The Food Lens Podcast
Bessie King and Tony Maws share the work of Massachusetts Restaurants United, a coalition of independent restaurant professionals who are advocating on behalf of an industry in crisis. We talk about what the organization aims to accomplish, what they wan.
Peter Ungár knew from the start that his 20 personTasting Counter wouldn’t be pivoting to take out. Instead, Peter and his wife Ginhee decided to launch TC at home, an interactive dining experience where guests pick up meal-kit boxes, and enjoy cooking, .
After more than a decade at the helm, Geo Lambert decided to make the move from his food truck to brick and mortar with his M&M BBQ business inside Dorchester Brewing. Little did he know that shortly after settling in, the Covid-19 crisis would strike. W.
On her podcast, The Dish I Miss, NBC's digital content producer Shira Stoll asks Boston area chefs about the food they miss making for their community, and how they are coping during the Covid-19 crisis. A recent transplant from New York, we chat about w.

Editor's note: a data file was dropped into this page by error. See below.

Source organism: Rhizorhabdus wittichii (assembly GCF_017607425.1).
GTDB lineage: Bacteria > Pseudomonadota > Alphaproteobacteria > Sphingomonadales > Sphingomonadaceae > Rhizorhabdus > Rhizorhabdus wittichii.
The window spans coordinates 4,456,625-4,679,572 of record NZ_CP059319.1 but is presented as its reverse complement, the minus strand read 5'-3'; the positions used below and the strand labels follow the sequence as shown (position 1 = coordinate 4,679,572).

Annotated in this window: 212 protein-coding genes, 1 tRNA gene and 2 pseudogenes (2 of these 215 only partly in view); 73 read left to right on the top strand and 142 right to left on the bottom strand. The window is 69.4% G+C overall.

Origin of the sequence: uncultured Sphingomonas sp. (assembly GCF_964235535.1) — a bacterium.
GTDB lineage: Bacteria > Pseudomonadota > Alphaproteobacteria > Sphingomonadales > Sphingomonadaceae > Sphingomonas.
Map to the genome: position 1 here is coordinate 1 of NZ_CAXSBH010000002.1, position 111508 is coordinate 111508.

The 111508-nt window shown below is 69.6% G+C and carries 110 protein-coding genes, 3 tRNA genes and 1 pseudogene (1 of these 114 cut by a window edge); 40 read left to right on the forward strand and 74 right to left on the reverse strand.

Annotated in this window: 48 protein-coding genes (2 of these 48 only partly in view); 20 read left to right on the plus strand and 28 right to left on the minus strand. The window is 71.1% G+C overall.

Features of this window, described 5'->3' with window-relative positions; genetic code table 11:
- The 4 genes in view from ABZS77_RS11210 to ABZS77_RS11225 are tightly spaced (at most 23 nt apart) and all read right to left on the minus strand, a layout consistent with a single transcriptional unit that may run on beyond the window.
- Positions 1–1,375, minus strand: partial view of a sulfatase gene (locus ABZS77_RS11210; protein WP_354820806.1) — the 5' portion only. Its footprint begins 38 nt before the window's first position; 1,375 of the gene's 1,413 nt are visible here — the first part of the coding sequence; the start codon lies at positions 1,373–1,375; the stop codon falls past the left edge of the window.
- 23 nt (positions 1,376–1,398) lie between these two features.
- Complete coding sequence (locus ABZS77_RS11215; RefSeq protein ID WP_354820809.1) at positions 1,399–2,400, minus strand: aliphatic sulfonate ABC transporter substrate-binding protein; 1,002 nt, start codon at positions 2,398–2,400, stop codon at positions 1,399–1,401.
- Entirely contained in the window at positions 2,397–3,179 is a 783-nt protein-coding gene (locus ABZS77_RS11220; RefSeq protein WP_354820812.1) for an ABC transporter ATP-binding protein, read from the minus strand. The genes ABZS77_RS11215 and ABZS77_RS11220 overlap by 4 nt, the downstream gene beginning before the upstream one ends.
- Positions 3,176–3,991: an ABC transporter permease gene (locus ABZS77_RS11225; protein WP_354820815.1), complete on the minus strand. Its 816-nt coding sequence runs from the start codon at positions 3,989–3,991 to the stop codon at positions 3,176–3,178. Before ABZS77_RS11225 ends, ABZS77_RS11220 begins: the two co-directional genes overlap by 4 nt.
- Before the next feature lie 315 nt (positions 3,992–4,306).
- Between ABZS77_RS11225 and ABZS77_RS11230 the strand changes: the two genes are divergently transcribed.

Restaurants are allowed to re-open for outdoor dining, and Andy Husbands, owner of The Smoke Shop BBQ, is here to fill us in on what the the last couple of months have looked like, how it feels to finally have waitstaff and diners back on the scene, and .
This episode consists of two interviews with Douglass Williams, chef-owner of Mida in the South End. In the first half, we check in with him following the nation’s response to the killing of George Floyd and how he has felt the reverberations as a black .
Since the Coronavirus halted her busy wine bar in its tracks, Lauren Friel has reshaped Rebel Rebel into a wine-retail business — one with online tastings and classes that have over-flowed Zoom rooms, and allowed her to hire back staff. Here’s how you ca.
Will Gilson was supposed to be launching several new concepts this year - while those plans may be on hold for the moment, he’s diversifying his offerings at Puritan & Co. and forging a way forward with technology, takeout, and a team eager to get (safel.
Aaron Cohen couldn’t have imagined how his scoop shop would be transformed by the Covid-19 crisis. He went from serving up scoops to the neighborhood, to solving the logistical challenges of socially distanced pint pickup, and running a popular merch sto.
Owner of Highland Kitchen and Highland Fried, Mark Romano says having his usually bustling restaurants come to a screeching halt feels a bit like when a Nascar driver hops off the track to drive home in his Subaru, at 35 miles per hour. The shutdown has .